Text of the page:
Dried Moroccan fruits and dates in particular are not only key staples in Moroccan cuisine, they have a rich cultural and historical significance that goes back many thousands of years.
As early as 6,000 BC there is evidence to suggest that the date palm was cultivated and harvested in North Africa and the Middle East not only for its sweet and delicious fruit. As well as the nutritional benefits of the date palm, rope, lumber and other household items could be crafted from this important staple.
Within a religious context, the date palm carries significance in the holy Qur’aan and is particularly important in the religious month of Ramadan in the Muslim world. In this month of fasting, dates are often the first food to be eaten as the evenings fast is broken.
In the ancient square of Jemaa al-Fnaa you will discover an outstanding array of dates and dried fruits. As you explore the labyrinths which are the souk districts, there can be no better to keep yourself energised than by snacking on this sacred delicacy.
On my walk from the Riad Dar Habiba to the red city’s central square I pass this date salesmen almost every day. I buy a small bag of dates a few times a week for only a few Dirham’s and it provides a great opportunity for me to practice my Darija Arabic!
During your stay in Morocco, sampling some of these delicious fruits for yourself is something you cannot afford to miss!
As the holy fasting month of Ramadan draws to a close in the world of Islam, the red city of Marrakech comes alive as vibrant religious festivities for Eid go underway.
Eid celebrations are split into two parts, ‘Eid al-Fitr’ (festival of the breaking of the fast) which is followed by ‘Eid as-Adha’ (festival of sacrifice). There are some differences that mark the two unique occasions, Eid al-Fitr is also sometimes called ‘the sugar feast’ as traditionally women often come together to prepare a collection of sweet, delicious delicacies of which the family can enjoy as a whole.
Eis as-Adha on the other hand is a four day long festival which some households choose to celebrate with the slaughtering of a sheep or a cow. The spirit of charity and love runs sincerely through both of these religious occasions as family gatherings take place in homes and on the streets of the red city. Food is evenly distributed between family, friends and those less fortunate and many attend special prayer rituals throughout the Mosque’s of Marrakech.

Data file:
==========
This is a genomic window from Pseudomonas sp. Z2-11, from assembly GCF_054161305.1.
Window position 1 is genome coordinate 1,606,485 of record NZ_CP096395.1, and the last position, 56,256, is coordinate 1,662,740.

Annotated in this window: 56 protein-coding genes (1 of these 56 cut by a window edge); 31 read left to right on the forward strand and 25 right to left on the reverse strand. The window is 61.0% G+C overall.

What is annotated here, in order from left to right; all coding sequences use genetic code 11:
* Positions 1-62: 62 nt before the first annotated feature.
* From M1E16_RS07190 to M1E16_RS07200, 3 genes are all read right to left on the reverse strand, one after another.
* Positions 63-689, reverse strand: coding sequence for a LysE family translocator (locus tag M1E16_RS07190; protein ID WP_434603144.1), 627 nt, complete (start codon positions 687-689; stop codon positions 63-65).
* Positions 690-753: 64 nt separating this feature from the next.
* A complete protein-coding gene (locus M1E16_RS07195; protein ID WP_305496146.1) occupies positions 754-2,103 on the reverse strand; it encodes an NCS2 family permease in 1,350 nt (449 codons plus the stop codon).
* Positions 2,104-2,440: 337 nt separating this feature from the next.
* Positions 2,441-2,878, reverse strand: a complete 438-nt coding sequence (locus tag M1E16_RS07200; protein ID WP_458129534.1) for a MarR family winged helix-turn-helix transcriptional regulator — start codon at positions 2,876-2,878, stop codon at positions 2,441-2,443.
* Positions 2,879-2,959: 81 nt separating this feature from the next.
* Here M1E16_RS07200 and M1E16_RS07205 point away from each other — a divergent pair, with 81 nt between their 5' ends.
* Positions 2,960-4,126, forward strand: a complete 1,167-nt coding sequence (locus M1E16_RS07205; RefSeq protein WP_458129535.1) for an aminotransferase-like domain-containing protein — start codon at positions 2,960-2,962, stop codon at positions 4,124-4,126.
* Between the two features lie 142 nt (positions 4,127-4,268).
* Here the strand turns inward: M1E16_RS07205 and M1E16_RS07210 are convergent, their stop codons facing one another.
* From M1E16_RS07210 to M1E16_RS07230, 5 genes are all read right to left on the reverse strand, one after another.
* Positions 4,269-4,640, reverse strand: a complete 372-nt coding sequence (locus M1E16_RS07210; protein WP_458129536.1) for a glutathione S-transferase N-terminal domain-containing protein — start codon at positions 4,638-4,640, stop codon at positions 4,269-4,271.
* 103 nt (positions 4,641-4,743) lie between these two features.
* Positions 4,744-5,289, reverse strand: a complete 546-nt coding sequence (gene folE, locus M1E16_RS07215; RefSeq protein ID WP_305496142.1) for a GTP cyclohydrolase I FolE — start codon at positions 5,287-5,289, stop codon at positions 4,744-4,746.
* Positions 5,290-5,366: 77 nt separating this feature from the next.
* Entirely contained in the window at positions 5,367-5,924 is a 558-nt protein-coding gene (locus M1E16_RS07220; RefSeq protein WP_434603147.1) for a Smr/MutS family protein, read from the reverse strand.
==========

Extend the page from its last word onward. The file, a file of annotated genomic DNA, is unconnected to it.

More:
During this enchanting time of the year, do not be surprised if the electric atmosphere of Marrakech comes directly to your door! The local boys of Rue Derb Jdid, next to the Riad Dar Habiba spend the afternoons of Eid making music together and passers by stop to absorb the scene as the sound of drums and singing fills the night air.
As the Islamic calender is lunar, the exact time of the celebrations change every year. However many Marrakshi would advise that you try and plan your trip to coincide with this ancient festival. Especially towards the evenings as families and friends pour onto the streets, the atmosphere from the new-town of Guiliez through to the heart of the Marrakech Medina makes this time a truly remarkable event to be a part of.
Commonly clutched in the weathered hands of the older population of Morocco, the Tasbih (pictured) is the highly significant beaded prayer string of the Muslim population. According to the Prophet, these enable all that follow the Islamic religion to pray, give thanks to Allah and acquire a heavenly place in the after life equally, regardless of wealth or status.
Consisting of 99 equally sized beads plus one extra larger bead (‘tassel’) that connects the loop together, followers of the religion, while in prayer, pass the beads through their fingers repeating the mantra Subhan’Allah (Glory be to Allah), Alhamduillah (Praise be to Allah) and Allahuakbar (Allah is the Greatest) 33 times and a further Allahuakbar on the final 100th slightly larger connecting bead which concludes the prayer.
Found all around the Marrakshi medina’s shops and riads from the boutique souks to the makeshift salesmen selling their wonderfully diverse possessions on the side of the road, the Tasbih is typically made of inexpensive wood or different stones allows all Muslims access to this right of passage. Some however are lavishly carved from ivory, pearls and tortoiseshell with associated spiraling costs, but more seen in the wealthier Gulf countries.
Physically present less so these days however, the Tasbih is being replaced by the 3 digits on each right handed finger of the increasingly westernised Moroccan youth, which are used instead to keep count of these 100 holy utterances. The respect and understanding of the ritual however, as with the majority of Islamic practices, is still highly regarded and truly cherished by all that follow the religion.
Passionately informed from the worldly managers of the riads of Marrakech-riad, The Tasbih pictured, although not having the correct number of beads, spells out the word Allah in classical Arabic, which always seems to bring a moment of tranquility and energy for those who encounter this name.
Steeped in culture, tradition and generous personalities, Marrakech offers visitors a deep learning and wonderfully welcoming experience shared by the beautifully tranquil and relaxing riads of this great city.